Language Barrier and Migrant Workers in Japanese Courts
February 27, 2002 / 6.30 P.M.
Tomonori Taki, University of Warwick
Compared with the recurrent reports on the growth of crime in Japan suspected to have been committed by foreigners after 1990, the increase of pre-trial investigations and court hearings of foreign language speakers has drawn far less attention from the general public. The Japanese laws stipulate that the language used in pre-trial investigations and court hearings must be Japanese. The resulting language barrier in the courts highlights the tension between globalization and state sovereignty. From the late 1980s, civil rights campaigners raised alarm that, due to the language barrier, the new comer migrant workers were unduly put at disadvantage. In the early 1990s several White Papers also acknowledged the significance of this issue. Since that time, provision of interpretation has improved for relatively frequently spoken languages and in urban areas. Remaining issues, however, include availability of interpreters of less frequently spoken languages and in rural areas, costs of interpretation, and guaranteeing and certifying the competence of interpreters. The aim of this presentation is twofold. First, to account for how and why judicial interpreters were introduced to Japan’s criminal justice system in the last decade. Second, to consider implications of the introduction of interpreters for the reformulation of the Japanese state in the context of globalization.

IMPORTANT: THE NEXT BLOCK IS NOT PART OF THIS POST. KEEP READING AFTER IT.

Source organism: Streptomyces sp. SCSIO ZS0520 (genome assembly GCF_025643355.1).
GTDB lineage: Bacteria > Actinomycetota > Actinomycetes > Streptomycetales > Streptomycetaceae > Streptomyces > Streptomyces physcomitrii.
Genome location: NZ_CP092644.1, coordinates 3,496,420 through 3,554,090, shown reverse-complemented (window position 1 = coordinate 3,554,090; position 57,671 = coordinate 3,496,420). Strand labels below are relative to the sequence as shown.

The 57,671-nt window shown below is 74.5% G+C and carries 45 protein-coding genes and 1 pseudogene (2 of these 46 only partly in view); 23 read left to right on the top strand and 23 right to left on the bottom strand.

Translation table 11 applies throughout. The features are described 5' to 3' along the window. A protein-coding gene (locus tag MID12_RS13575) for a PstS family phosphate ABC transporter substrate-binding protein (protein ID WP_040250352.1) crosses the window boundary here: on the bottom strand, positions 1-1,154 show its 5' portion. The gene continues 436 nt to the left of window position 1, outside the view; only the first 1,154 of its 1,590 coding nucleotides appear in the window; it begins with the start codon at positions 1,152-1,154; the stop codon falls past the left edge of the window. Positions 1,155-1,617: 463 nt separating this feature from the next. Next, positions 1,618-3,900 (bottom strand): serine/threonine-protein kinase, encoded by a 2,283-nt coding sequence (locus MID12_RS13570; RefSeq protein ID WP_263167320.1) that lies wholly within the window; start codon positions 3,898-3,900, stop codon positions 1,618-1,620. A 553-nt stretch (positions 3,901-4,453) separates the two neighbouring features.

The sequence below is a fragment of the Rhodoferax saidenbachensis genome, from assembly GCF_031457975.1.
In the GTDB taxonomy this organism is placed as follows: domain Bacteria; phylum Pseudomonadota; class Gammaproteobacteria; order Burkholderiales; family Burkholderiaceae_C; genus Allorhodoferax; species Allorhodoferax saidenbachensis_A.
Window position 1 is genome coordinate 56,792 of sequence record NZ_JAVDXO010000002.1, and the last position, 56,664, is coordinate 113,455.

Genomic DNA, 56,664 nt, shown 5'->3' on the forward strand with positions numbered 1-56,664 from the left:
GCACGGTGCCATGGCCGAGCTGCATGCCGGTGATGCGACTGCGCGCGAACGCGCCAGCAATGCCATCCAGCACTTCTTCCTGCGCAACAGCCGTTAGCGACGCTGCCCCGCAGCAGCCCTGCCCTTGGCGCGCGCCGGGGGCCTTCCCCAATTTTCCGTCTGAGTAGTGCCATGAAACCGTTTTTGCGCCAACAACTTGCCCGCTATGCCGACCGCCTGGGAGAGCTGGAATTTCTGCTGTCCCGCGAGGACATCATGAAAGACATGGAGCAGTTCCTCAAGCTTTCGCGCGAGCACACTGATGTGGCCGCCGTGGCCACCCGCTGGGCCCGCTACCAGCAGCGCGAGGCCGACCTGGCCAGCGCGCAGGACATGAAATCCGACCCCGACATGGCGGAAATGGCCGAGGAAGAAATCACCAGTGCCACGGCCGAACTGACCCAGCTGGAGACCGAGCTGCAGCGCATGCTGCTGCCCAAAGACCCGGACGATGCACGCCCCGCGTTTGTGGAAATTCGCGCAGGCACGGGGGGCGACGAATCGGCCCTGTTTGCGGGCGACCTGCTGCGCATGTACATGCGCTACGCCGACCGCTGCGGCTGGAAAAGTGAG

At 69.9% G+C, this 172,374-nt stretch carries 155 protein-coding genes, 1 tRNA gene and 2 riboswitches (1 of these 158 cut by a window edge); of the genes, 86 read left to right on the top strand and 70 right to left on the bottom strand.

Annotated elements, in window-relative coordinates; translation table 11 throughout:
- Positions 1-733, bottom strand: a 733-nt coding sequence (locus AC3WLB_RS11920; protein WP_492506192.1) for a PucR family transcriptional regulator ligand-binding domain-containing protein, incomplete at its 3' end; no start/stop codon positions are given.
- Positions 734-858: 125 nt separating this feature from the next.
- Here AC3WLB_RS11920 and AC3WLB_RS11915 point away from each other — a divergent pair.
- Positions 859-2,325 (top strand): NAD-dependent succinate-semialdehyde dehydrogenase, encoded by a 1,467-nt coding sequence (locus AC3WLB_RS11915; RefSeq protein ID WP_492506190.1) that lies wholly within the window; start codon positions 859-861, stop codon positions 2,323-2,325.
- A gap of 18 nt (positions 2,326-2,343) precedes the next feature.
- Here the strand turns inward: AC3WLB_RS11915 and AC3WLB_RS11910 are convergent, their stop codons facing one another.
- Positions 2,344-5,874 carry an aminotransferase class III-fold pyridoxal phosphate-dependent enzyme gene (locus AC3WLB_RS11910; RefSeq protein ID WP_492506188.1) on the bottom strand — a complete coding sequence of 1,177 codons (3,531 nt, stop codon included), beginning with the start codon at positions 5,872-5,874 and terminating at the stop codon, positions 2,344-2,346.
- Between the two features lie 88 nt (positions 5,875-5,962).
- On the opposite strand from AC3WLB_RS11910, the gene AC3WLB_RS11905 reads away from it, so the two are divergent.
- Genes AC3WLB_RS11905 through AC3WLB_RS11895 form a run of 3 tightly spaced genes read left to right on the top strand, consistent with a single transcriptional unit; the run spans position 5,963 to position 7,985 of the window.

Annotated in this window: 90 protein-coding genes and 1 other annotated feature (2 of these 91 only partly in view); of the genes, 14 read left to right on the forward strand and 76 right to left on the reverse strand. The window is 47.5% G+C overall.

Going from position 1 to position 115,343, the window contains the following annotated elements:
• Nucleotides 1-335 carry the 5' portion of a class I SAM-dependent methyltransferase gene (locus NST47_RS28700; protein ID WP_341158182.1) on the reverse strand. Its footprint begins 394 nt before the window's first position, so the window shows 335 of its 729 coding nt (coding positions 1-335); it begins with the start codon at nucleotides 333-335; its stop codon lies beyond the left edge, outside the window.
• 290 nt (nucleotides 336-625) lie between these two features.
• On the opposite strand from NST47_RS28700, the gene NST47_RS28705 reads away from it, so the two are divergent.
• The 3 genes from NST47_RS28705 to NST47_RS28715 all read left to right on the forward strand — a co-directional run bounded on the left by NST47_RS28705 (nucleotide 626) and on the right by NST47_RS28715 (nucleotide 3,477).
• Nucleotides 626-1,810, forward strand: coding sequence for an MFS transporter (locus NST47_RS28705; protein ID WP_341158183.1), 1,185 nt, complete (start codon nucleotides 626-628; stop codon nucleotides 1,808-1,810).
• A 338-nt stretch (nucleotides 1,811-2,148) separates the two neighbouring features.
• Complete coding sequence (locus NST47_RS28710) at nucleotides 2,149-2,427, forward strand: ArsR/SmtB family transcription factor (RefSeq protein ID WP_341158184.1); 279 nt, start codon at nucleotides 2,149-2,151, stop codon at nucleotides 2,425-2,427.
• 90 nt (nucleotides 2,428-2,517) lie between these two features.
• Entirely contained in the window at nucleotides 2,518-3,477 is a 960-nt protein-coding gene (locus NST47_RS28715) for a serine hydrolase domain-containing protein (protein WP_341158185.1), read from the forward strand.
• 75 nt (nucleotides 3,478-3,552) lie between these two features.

Tomonori Taki is a Ph.D. candidate at the Department of Politics and International Studies, University of Warwick. He graduated from the Faculty of Economics, Yokohama National University.